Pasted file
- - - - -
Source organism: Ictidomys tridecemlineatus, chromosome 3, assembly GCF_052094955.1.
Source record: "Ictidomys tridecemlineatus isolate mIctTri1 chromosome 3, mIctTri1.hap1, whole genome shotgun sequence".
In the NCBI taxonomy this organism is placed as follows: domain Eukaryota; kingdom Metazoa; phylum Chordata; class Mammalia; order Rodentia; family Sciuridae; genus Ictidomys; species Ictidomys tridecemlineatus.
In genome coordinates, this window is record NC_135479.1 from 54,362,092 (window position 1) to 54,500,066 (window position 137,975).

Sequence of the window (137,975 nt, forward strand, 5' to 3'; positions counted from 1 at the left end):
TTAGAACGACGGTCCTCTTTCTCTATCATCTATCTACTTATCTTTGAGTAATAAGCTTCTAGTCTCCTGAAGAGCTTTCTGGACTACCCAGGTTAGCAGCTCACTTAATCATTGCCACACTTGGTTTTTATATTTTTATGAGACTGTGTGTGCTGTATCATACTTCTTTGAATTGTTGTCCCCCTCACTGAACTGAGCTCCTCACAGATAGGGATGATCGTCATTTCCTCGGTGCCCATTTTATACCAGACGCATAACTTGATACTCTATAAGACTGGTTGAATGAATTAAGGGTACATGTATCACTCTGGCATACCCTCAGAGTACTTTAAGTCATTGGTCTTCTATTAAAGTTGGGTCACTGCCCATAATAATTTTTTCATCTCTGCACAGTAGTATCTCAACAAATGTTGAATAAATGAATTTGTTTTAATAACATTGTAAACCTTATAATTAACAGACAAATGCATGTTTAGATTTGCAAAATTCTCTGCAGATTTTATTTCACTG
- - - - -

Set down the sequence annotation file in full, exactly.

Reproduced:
Source organism: Ictidomys tridecemlineatus, chromosome 3, assembly GCF_052094955.1.
Source record: "Ictidomys tridecemlineatus isolate mIctTri1 chromosome 3, mIctTri1.hap1, whole genome shotgun sequence".
In the NCBI taxonomy this organism is placed as follows: domain Eukaryota; kingdom Metazoa; phylum Chordata; class Mammalia; order Rodentia; family Sciuridae; genus Ictidomys; species Ictidomys tridecemlineatus.
In genome coordinates, this window is record NC_135479.1 from 54,362,092 (window position 1) to 54,500,066 (window position 137,975).

Sequence of the window (137,975 nt, forward strand, 5' to 3'; positions counted from 1 at the left end):
TTAGAACGACGGTCCTCTTTCTCTATCATCTATCTACTTATCTTTGAGTAATAAGCTTCTAGTCTCCTGAAGAGCTTTCTGGACTACCCAGGTTAGCAGCTCACTTAATCATTGCCACACTTGGTTTTTATATTTTTATGAGACTGTGTGTGCTGTATCATACTTCTTTGAATTGTTGTCCCCCTCACTGAACTGAGCTCCTCACAGATAGGGATGATCGTCATTTCCTCGGTGCCCATTTTATACCAGACGCATAACTTGATACTCTATAAGACTGGTTGAATGAATTAAGGGTACATGTATCACTCTGGCATACCCTCAGAGTACTTTAAGTCATTGGTCTTCTATTAAAGTTGGGTCACTGCCCATAATAATTTTTTCATCTCTGCACAGTAGTATCTCAACAAATGTTGAATAAATGAATTTGTTTTAATAACATTGTAAACCTTATAATTAACAGACAAATGCATGTTTAGATTTGCAAAATTCTCTGCAGATTTTATTTCACTG